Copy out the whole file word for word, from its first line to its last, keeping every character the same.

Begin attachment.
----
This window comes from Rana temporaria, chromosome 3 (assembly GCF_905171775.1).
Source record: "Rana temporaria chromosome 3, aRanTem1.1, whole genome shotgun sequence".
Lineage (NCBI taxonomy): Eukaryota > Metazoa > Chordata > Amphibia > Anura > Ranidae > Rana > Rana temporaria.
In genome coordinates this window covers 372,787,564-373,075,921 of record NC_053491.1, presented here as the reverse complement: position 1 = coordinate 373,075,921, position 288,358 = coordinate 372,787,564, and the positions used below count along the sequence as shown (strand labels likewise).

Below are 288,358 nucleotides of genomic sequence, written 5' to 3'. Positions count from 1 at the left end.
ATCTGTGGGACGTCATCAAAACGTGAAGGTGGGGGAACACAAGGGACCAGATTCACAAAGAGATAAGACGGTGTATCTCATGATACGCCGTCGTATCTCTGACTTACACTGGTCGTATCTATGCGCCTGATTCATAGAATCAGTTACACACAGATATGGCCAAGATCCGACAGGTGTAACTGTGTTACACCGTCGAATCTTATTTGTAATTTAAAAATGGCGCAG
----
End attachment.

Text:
This window comes from Rana temporaria, chromosome 3 (assembly GCF_905171775.1).
Source record: "Rana temporaria chromosome 3, aRanTem1.1, whole genome shotgun sequence".
Lineage (NCBI taxonomy): Eukaryota > Metazoa > Chordata > Amphibia > Anura > Ranidae > Rana > Rana temporaria.
In genome coordinates this window covers 372,787,564-373,075,921 of record NC_053491.1, presented here as the reverse complement: position 1 = coordinate 373,075,921, position 288,358 = coordinate 372,787,564, and the positions used below count along the sequence as shown (strand labels likewise).

Below are 288,358 nucleotides of genomic sequence, written 5' to 3'. Positions count from 1 at the left end.
ATCTGTGGGACGTCATCAAAACGTGAAGGTGGGGGAACACAAGGGACCAGATTCACAAAGAGATAAGACGGTGTATCTCATGATACGCCGTCGTATCTCTGACTTACACTGGTCGTATCTATGCGCCTGATTCATAGAATCAGTTACACACAGATATGGCCAAGATCCGACAGGTGTAACTGTGTTACACCGTCGAATCTTATTTGTAATTTAAAAATGGCGCAG